Editor's note: The article was updated after publication to clarify the scope of Kumar's new role and direct reports.

Broader topics

Narrower topics

Other stories you might like

  • Robotics and 5G to spur growth of SoC industry – report
    Big OEMs hogging production and COVID causing supply issues

    The system-on-chip (SoC) side of the semiconductor industry is poised for growth between now and 2026, when it's predicted to be worth $6.85 billion, according to an analyst's report. 

    Chances are good that there's an SoC-powered device within arm's reach of you: the tiny integrated circuits contain everything needed for a basic computer, leading to their proliferation in mobile, IoT and smart devices. 

    The report predicting the growth comes from advisory biz Technavio, which looked at a long list of companies in the SoC market. Vendors it analyzed include Apple, Broadcom, Intel, Nvidia, TSMC, Toshiba, and more. The company predicts that much of the growth between now and 2026 will stem primarily from robotics and 5G. 

    Continue reading
  • Deepfake attacks can easily trick live facial recognition systems online
    Plus: Next PyTorch release will support Apple GPUs so devs can train neural networks on their own laptops

    In brief Miscreants can easily steal someone else's identity by tricking live facial recognition software using deepfakes, according to a new report.

    Sensity AI, a startup focused on tackling identity fraud, carried out a series of pretend attacks. Engineers scanned the image of someone from an ID card, and mapped their likeness onto another person's face. Sensity then tested whether they could breach live facial recognition systems by tricking them into believing the pretend attacker is a real user.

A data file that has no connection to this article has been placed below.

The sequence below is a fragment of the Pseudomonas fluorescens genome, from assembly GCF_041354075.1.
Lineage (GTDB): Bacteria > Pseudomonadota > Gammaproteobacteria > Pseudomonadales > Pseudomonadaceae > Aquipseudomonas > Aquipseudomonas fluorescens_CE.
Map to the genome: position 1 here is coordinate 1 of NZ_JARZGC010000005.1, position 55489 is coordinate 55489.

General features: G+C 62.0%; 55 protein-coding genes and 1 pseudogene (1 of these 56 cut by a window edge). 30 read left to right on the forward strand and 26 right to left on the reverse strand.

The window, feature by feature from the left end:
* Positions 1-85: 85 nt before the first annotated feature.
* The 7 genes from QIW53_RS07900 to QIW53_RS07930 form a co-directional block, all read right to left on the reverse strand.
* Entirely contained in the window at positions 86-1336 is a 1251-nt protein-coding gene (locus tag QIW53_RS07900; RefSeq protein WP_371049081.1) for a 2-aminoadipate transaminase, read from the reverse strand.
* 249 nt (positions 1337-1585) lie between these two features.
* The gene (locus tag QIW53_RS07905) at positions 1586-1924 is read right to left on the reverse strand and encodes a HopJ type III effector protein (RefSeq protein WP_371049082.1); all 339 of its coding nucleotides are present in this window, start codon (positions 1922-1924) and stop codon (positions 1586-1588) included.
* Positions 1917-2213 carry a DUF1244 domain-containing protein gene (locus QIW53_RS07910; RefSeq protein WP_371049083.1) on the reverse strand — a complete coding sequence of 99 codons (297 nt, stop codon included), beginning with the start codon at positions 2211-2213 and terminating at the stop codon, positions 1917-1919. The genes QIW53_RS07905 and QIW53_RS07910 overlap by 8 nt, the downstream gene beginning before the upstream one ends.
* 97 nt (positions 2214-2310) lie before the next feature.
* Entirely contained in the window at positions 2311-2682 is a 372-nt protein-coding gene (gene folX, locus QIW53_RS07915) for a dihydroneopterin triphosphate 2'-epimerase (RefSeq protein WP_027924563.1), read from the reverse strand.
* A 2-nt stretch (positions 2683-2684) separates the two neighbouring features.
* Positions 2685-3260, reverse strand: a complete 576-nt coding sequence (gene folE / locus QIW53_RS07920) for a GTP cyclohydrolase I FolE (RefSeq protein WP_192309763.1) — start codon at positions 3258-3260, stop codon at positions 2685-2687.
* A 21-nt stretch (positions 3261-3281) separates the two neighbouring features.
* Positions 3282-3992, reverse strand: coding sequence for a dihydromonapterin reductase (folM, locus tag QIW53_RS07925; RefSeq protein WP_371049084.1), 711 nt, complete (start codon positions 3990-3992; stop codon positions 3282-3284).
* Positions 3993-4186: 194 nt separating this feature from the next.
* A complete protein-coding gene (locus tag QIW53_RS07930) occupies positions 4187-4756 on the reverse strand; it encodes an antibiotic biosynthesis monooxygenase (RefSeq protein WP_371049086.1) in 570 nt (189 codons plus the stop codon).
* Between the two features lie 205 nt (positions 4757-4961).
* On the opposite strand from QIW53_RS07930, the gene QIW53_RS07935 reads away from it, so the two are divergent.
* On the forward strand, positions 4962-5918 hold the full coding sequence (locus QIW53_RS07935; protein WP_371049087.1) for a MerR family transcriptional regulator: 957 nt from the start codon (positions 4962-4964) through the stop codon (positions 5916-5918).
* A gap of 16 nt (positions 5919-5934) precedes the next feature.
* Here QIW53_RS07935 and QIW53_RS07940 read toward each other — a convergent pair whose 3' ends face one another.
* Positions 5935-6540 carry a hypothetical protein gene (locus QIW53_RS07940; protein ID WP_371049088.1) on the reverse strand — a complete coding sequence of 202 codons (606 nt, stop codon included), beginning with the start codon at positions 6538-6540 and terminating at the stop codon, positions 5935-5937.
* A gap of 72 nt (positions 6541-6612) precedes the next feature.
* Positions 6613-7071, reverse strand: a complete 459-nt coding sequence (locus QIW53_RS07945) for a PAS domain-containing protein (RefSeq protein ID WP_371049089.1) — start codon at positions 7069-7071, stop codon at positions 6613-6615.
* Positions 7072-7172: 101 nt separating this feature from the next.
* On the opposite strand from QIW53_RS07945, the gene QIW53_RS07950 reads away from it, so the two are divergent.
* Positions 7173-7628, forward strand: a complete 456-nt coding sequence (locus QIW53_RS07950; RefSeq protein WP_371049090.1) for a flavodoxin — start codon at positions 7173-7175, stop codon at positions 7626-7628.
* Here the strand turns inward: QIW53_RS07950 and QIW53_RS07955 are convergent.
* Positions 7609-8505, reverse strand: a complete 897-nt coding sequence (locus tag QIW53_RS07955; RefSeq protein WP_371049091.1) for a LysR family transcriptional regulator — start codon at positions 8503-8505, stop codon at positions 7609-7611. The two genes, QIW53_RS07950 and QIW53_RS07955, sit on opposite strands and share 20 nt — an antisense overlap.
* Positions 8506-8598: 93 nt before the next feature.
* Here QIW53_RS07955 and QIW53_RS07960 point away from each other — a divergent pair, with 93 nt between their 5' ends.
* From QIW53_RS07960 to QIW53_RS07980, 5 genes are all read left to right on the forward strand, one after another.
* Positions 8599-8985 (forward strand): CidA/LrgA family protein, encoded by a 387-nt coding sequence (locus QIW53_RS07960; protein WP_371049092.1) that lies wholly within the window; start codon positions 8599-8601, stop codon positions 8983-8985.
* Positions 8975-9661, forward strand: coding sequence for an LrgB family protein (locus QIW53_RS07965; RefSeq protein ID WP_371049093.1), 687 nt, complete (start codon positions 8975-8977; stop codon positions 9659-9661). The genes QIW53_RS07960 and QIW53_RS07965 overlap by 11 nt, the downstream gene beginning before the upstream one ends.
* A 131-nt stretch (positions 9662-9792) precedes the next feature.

So-called "liveness tests" try to authenticate identities in real-time, relying on images or video streams from cameras like face recognition used to unlock mobile phones, for example. Nine out of ten vendors failed Sensity's live deepfake attacks.

    Continue reading
  • Lonestar plans to put datacenters in the Moon's lava tubes
    How? Founder tells The Register 'Robots… lots of robots'

    Imagine a future where racks of computer servers hum quietly in darkness below the surface of the Moon.

    Here is where some of the most important data is stored, to be left untouched for as long as can be. The idea sounds like something from science-fiction, but one startup that recently emerged from stealth is trying to turn it into a reality. Lonestar Data Holdings has a unique mission unlike any other cloud provider: to build datacenters on the Moon backing up the world's data.

    "It's inconceivable to me that we are keeping our most precious assets, our knowledge and our data, on Earth, where we're setting off bombs and burning things," Christopher Stott, founder and CEO of Lonestar, told The Register. "We need to put our assets in place off our planet, where we can keep it safe."

    Continue reading

Biting the hand that feeds IT © 1998–2022